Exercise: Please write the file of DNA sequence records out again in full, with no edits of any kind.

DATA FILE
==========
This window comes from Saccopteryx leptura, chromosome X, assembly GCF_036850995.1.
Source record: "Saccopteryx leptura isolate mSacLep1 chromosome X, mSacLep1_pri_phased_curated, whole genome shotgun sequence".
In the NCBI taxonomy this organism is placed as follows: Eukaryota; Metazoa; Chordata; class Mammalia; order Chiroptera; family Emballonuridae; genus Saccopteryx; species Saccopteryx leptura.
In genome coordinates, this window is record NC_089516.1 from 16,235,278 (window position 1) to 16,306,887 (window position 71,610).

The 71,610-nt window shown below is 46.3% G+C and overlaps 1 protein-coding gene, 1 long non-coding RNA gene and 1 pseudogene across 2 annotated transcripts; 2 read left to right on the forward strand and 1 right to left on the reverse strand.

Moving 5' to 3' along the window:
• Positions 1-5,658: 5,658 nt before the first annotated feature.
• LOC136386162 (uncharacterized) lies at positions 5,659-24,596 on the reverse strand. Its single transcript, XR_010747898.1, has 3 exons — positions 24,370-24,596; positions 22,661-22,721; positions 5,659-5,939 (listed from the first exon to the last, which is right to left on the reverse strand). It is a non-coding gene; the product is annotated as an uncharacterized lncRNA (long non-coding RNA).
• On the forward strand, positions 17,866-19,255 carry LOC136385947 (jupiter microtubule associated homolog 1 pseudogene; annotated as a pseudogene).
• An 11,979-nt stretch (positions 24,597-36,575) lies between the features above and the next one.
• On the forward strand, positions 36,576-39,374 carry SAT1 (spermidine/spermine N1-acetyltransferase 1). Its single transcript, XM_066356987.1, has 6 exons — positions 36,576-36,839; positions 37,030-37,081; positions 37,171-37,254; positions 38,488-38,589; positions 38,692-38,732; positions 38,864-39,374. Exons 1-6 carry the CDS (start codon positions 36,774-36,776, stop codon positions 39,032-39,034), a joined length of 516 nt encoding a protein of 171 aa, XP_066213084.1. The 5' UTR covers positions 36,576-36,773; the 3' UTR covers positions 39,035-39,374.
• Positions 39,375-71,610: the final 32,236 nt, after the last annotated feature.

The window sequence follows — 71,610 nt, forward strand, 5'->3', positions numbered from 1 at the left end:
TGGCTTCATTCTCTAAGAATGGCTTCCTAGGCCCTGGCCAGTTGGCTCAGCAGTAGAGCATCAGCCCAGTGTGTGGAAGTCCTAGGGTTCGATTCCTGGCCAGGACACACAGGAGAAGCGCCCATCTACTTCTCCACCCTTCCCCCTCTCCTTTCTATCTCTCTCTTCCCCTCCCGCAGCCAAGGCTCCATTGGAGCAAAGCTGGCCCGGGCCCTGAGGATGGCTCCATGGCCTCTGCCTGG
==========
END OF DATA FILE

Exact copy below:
This window comes from Saccopteryx leptura, chromosome X, assembly GCF_036850995.1.
Source record: "Saccopteryx leptura isolate mSacLep1 chromosome X, mSacLep1_pri_phased_curated, whole genome shotgun sequence".
In the NCBI taxonomy this organism is placed as follows: Eukaryota; Metazoa; Chordata; class Mammalia; order Chiroptera; family Emballonuridae; genus Saccopteryx; species Saccopteryx leptura.
In genome coordinates, this window is record NC_089516.1 from 16,235,278 (window position 1) to 16,306,887 (window position 71,610).

The 71,610-nt window shown below is 46.3% G+C and overlaps 1 protein-coding gene, 1 long non-coding RNA gene and 1 pseudogene across 2 annotated transcripts; 2 read left to right on the forward strand and 1 right to left on the reverse strand.

Moving 5' to 3' along the window:
• Positions 1-5,658: 5,658 nt before the first annotated feature.
• LOC136386162 (uncharacterized) lies at positions 5,659-24,596 on the reverse strand. Its single transcript, XR_010747898.1, has 3 exons — positions 24,370-24,596; positions 22,661-22,721; positions 5,659-5,939 (listed from the first exon to the last, which is right to left on the reverse strand). It is a non-coding gene; the product is annotated as an uncharacterized lncRNA (long non-coding RNA).
• On the forward strand, positions 17,866-19,255 carry LOC136385947 (jupiter microtubule associated homolog 1 pseudogene; annotated as a pseudogene).
• An 11,979-nt stretch (positions 24,597-36,575) lies between the features above and the next one.
• On the forward strand, positions 36,576-39,374 carry SAT1 (spermidine/spermine N1-acetyltransferase 1). Its single transcript, XM_066356987.1, has 6 exons — positions 36,576-36,839; positions 37,030-37,081; positions 37,171-37,254; positions 38,488-38,589; positions 38,692-38,732; positions 38,864-39,374. Exons 1-6 carry the CDS (start codon positions 36,774-36,776, stop codon positions 39,032-39,034), a joined length of 516 nt encoding a protein of 171 aa, XP_066213084.1. The 5' UTR covers positions 36,576-36,773; the 3' UTR covers positions 39,035-39,374.
• Positions 39,375-71,610: the final 32,236 nt, after the last annotated feature.

The window sequence follows — 71,610 nt, forward strand, 5'->3', positions numbered from 1 at the left end:
TGGCTTCATTCTCTAAGAATGGCTTCCTAGGCCCTGGCCAGTTGGCTCAGCAGTAGAGCATCAGCCCAGTGTGTGGAAGTCCTAGGGTTCGATTCCTGGCCAGGACACACAGGAGAAGCGCCCATCTACTTCTCCACCCTTCCCCCTCTCCTTTCTATCTCTCTCTTCCCCTCCCGCAGCCAAGGCTCCATTGGAGCAAAGCTGGCCCGGGCCCTGAGGATGGCTCCATGGCCTCTGCCTGG